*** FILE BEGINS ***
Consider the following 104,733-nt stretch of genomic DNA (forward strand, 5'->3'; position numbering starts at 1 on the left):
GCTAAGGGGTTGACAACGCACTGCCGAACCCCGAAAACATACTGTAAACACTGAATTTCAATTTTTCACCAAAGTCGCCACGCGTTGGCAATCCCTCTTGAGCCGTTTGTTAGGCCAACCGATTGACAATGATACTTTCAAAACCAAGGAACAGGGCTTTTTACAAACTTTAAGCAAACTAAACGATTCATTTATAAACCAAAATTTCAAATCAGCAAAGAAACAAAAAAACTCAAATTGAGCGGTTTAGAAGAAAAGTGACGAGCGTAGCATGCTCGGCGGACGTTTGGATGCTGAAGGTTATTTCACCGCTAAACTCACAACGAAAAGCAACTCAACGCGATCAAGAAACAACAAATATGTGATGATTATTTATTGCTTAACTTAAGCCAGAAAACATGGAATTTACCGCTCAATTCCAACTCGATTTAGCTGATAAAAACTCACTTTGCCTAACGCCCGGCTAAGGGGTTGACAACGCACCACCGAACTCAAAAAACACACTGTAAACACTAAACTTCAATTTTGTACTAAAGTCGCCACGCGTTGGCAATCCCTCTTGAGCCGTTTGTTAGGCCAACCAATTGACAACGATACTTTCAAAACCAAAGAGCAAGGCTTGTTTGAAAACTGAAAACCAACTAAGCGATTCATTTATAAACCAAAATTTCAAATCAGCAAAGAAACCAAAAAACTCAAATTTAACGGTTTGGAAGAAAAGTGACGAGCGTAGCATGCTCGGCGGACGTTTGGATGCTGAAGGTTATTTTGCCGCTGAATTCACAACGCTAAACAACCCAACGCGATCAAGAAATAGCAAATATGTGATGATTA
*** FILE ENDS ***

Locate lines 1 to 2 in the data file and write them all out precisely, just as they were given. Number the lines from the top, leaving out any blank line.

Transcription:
Consider the following 104,733-nt stretch of genomic DNA (forward strand, 5'->3'; position numbering starts at 1 on the left):
GCTAAGGGGTTGACAACGCACTGCCGAACCCCGAAAACATACTGTAAACACTGAATTTCAATTTTTCACCAAAGTCGCCACGCGTTGGCAATCCCTCTTGAGCCGTTTGTTAGGCCAACCGATTGACAATGATACTTTCAAAACCAAGGAACAGGGCTTTTTACAAACTTTAAGCAAACTAAACGATTCATTTATAAACCAAAATTTCAAATCAGCAAAGAAACAAAAAAACTCAAATTGAGCGGTTTAGAAGAAAAGTGACGAGCGTAGCATGCTCGGCGGACGTTTGGATGCTGAAGGTTATTTCACCGCTAAACTCACAACGAAAAGCAACTCAACGCGATCAAGAAACAACAAATATGTGATGATTATTTATTGCTTAACTTAAGCCAGAAAACATGGAATTTACCGCTCAATTCCAACTCGATTTAGCTGATAAAAACTCACTTTGCCTAACGCCCGGCTAAGGGGTTGACAACGCACCACCGAACTCAAAAAACACACTGTAAACACTAAACTTCAATTTTGTACTAAAGTCGCCACGCGTTGGCAATCCCTCTTGAGCCGTTTGTTAGGCCAACCAATTGACAACGATACTTTCAAAACCAAAGAGCAAGGCTTGTTTGAAAACTGAAAACCAACTAAGCGATTCATTTATAAACCAAAATTTCAAATCAGCAAAGAAACCAAAAAACTCAAATTTAACGGTTTGGAAGAAAAGTGACGAGCGTAGCATGCTCGGCGGACGTTTGGATGCTGAAGGTTATTTTGCCGCTGAATTCACAACGCTAAACAACCCAACGCGATCAAGAAATAGCAAATATGTGATGATTA